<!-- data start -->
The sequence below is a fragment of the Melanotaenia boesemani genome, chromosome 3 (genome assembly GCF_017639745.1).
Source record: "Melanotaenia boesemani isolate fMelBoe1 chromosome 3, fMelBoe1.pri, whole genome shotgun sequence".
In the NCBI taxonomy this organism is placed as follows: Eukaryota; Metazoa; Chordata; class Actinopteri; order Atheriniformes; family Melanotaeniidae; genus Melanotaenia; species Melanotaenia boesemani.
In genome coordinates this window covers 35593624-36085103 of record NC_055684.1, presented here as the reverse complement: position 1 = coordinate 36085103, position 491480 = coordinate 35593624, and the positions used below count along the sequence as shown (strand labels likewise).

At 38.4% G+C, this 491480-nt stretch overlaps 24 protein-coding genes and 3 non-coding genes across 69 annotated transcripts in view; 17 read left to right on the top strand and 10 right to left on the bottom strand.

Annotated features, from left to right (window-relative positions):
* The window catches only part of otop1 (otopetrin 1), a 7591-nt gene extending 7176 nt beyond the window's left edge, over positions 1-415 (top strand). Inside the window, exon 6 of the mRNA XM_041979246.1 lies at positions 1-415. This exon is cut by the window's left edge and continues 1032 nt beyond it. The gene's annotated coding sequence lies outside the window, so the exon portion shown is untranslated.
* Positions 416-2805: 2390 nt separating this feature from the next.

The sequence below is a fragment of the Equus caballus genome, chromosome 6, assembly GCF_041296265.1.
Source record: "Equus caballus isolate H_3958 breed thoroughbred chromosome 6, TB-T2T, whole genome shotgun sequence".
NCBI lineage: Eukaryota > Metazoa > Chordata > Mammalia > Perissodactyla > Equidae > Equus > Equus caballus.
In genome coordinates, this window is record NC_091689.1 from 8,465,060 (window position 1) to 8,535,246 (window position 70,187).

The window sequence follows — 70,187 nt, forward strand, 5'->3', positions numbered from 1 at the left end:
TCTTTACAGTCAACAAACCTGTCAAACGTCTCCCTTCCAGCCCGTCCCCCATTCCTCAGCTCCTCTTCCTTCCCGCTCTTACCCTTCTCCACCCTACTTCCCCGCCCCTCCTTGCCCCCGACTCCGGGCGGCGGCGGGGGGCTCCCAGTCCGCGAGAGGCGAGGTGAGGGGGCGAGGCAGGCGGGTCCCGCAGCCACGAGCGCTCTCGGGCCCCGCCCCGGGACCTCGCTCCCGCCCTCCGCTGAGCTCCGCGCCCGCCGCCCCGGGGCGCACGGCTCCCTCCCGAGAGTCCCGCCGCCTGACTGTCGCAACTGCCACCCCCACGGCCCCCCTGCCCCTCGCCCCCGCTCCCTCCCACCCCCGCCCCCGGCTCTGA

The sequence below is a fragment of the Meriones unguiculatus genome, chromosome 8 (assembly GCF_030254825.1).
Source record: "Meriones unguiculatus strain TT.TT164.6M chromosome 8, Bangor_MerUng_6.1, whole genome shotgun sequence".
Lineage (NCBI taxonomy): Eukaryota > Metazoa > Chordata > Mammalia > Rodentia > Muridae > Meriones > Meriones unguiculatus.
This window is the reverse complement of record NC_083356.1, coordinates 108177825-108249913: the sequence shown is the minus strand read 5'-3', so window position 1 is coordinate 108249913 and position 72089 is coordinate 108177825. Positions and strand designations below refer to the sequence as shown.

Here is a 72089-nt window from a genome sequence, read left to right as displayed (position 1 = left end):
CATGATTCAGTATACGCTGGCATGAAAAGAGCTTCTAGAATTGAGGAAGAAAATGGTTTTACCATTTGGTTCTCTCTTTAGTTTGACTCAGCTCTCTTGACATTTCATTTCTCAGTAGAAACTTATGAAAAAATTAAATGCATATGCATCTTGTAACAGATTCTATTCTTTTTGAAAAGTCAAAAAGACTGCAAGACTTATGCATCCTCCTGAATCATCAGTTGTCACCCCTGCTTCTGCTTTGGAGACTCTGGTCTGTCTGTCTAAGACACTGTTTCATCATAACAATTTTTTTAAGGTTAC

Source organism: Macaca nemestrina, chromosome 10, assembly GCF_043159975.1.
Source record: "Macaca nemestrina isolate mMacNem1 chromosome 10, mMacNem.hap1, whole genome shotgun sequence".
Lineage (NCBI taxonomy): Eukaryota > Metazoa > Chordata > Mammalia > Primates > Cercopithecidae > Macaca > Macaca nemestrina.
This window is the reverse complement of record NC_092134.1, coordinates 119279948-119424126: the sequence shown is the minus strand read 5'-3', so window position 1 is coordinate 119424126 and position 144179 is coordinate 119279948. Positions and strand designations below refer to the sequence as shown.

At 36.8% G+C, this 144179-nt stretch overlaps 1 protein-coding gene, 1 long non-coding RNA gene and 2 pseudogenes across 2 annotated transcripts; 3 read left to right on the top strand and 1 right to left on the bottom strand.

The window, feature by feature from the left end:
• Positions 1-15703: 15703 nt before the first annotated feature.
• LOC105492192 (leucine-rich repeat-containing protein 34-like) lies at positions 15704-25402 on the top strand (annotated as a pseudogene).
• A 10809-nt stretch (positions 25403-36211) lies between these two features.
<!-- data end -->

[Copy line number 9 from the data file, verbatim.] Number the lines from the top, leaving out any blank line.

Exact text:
The sequence below is a fragment of the Equus caballus genome, chromosome 6, assembly GCF_041296265.1.